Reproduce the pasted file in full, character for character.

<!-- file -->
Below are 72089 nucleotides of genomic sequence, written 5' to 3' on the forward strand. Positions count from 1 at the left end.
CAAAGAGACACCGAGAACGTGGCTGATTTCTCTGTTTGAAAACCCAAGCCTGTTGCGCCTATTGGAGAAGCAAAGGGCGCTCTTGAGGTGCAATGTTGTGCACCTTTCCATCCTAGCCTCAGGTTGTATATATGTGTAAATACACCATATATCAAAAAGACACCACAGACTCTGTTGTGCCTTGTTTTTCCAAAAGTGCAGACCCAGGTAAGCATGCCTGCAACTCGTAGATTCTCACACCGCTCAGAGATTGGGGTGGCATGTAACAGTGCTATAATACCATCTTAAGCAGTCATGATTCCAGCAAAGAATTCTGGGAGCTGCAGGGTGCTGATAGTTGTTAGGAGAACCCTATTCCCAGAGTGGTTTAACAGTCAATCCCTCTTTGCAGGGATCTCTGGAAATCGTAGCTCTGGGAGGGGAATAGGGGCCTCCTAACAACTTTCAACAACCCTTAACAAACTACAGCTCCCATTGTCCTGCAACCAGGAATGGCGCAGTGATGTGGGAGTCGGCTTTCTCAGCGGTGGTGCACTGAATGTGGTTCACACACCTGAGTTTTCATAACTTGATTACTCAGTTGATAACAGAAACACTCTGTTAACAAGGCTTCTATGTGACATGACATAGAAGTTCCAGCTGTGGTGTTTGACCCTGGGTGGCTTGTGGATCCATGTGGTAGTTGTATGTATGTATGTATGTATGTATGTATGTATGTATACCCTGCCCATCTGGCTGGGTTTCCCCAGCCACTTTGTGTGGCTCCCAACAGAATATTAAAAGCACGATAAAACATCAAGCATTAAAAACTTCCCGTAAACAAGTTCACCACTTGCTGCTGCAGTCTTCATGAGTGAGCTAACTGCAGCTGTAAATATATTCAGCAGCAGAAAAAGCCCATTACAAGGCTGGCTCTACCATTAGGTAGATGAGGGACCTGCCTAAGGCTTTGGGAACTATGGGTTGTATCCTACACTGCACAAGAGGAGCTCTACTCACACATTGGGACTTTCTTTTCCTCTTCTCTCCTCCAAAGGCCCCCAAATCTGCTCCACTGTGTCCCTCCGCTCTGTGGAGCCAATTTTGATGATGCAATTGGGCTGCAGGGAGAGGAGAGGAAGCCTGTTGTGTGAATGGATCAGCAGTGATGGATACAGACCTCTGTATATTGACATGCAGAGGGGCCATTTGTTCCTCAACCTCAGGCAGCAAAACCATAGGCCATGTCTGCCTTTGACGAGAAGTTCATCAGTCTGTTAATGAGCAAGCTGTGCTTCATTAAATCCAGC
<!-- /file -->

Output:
Below are 72089 nucleotides of genomic sequence, written 5' to 3' on the forward strand. Positions count from 1 at the left end.
CAAAGAGACACCGAGAACGTGGCTGATTTCTCTGTTTGAAAACCCAAGCCTGTTGCGCCTATTGGAGAAGCAAAGGGCGCTCTTGAGGTGCAATGTTGTGCACCTTTCCATCCTAGCCTCAGGTTGTATATATGTGTAAATACACCATATATCAAAAAGACACCACAGACTCTGTTGTGCCTTGTTTTTCCAAAAGTGCAGACCCAGGTAAGCATGCCTGCAACTCGTAGATTCTCACACCGCTCAGAGATTGGGGTGGCATGTAACAGTGCTATAATACCATCTTAAGCAGTCATGATTCCAGCAAAGAATTCTGGGAGCTGCAGGGTGCTGATAGTTGTTAGGAGAACCCTATTCCCAGAGTGGTTTAACAGTCAATCCCTCTTTGCAGGGATCTCTGGAAATCGTAGCTCTGGGAGGGGAATAGGGGCCTCCTAACAACTTTCAACAACCCTTAACAAACTACAGCTCCCATTGTCCTGCAACCAGGAATGGCGCAGTGATGTGGGAGTCGGCTTTCTCAGCGGTGGTGCACTGAATGTGGTTCACACACCTGAGTTTTCATAACTTGATTACTCAGTTGATAACAGAAACACTCTGTTAACAAGGCTTCTATGTGACATGACATAGAAGTTCCAGCTGTGGTGTTTGACCCTGGGTGGCTTGTGGATCCATGTGGTAGTTGTATGTATGTATGTATGTATGTATGTATGTATGTATACCCTGCCCATCTGGCTGGGTTTCCCCAGCCACTTTGTGTGGCTCCCAACAGAATATTAAAAGCACGATAAAACATCAAGCATTAAAAACTTCCCGTAAACAAGTTCACCACTTGCTGCTGCAGTCTTCATGAGTGAGCTAACTGCAGCTGTAAATATATTCAGCAGCAGAAAAAGCCCATTACAAGGCTGGCTCTACCATTAGGTAGATGAGGGACCTGCCTAAGGCTTTGGGAACTATGGGTTGTATCCTACACTGCACAAGAGGAGCTCTACTCACACATTGGGACTTTCTTTTCCTCTTCTCTCCTCCAAAGGCCCCCAAATCTGCTCCACTGTGTCCCTCCGCTCTGTGGAGCCAATTTTGATGATGCAATTGGGCTGCAGGGAGAGGAGAGGAAGCCTGTTGTGTGAATGGATCAGCAGTGATGGATACAGACCTCTGTATATTGACATGCAGAGGGGCCATTTGTTCCTCAACCTCAGGCAGCAAAACCATAGGCCATGTCTGCCTTTGACGAGAAGTTCATCAGTCTGTTAATGAGCAAGCTGTGCTTCATTAAATCCAGC